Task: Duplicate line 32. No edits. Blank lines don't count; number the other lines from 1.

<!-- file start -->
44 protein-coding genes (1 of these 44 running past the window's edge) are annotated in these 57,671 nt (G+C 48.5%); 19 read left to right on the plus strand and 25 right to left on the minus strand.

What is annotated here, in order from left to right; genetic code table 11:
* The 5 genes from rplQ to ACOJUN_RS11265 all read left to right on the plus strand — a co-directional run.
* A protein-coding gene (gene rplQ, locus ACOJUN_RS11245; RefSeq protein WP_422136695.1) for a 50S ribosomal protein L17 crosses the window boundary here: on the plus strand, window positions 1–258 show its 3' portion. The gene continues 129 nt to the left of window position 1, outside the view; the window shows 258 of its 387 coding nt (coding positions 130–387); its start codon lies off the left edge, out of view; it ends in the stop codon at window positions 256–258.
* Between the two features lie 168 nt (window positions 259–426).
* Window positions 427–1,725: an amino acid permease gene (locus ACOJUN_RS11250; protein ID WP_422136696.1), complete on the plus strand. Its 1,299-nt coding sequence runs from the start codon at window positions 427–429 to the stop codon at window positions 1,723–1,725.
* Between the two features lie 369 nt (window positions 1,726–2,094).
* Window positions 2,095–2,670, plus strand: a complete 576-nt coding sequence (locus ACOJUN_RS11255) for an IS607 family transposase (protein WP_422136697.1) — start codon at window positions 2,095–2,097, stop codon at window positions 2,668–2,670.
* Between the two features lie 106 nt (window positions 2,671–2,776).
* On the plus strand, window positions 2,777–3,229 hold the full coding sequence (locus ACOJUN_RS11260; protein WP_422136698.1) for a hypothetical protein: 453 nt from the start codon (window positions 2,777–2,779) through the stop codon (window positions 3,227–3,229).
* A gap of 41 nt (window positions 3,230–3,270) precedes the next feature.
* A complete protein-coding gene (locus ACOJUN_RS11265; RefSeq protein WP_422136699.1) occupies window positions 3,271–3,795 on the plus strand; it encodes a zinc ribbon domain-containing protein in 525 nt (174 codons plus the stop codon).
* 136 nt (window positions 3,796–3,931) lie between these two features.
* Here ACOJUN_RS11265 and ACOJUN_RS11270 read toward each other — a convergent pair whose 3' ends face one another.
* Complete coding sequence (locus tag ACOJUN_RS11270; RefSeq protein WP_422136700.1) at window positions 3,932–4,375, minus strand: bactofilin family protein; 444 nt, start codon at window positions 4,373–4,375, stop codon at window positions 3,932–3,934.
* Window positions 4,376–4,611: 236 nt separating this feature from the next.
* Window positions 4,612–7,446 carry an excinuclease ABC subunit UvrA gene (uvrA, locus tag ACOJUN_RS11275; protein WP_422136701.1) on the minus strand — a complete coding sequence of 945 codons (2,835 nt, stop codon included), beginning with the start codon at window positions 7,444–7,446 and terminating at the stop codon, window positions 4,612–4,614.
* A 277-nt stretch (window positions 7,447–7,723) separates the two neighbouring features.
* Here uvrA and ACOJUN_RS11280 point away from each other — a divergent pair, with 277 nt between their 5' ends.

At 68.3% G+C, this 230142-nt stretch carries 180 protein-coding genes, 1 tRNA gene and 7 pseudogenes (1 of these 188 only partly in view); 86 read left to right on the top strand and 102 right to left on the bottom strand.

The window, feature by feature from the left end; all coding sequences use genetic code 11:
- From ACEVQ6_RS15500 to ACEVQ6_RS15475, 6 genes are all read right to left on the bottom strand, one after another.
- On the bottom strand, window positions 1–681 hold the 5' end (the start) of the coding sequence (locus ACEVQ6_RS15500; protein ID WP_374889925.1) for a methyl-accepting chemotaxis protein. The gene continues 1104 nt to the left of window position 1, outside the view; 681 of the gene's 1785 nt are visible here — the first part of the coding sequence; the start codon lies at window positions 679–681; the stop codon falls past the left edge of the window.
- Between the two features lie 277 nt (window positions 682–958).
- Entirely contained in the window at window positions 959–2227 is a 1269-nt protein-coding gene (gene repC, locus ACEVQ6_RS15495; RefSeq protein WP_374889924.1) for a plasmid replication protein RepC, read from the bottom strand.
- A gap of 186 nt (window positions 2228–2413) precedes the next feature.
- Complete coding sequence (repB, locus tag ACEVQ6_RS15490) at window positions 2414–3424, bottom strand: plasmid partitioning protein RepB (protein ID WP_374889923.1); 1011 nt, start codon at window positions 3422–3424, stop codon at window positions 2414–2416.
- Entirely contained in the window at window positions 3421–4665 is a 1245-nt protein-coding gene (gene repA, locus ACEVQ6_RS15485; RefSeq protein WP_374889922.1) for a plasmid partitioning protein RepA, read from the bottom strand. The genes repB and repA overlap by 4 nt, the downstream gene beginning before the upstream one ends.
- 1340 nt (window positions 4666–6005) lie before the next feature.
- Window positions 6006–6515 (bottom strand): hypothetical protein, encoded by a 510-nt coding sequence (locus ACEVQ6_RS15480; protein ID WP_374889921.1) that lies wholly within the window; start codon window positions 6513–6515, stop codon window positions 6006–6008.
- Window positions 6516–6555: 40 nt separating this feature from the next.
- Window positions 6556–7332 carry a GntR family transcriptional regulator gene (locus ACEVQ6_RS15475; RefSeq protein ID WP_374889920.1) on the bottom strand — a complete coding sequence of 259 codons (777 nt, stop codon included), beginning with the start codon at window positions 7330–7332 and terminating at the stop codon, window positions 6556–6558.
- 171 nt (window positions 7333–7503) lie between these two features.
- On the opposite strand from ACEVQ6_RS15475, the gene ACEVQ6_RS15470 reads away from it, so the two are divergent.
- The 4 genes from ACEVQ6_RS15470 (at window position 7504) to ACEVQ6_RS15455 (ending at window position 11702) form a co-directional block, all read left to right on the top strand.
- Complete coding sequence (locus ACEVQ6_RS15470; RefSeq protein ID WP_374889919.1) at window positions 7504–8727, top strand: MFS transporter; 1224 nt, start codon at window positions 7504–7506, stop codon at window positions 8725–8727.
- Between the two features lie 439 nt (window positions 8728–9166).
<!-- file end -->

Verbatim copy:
- Window positions 6556–7332 carry a GntR family transcriptional regulator gene (locus ACEVQ6_RS15475; RefSeq protein ID WP_374889920.1) on the bottom strand — a complete coding sequence of 259 codons (777 nt, stop codon included), beginning with the start codon at window positions 7330–7332 and terminating at the stop codon, window positions 6556–6558.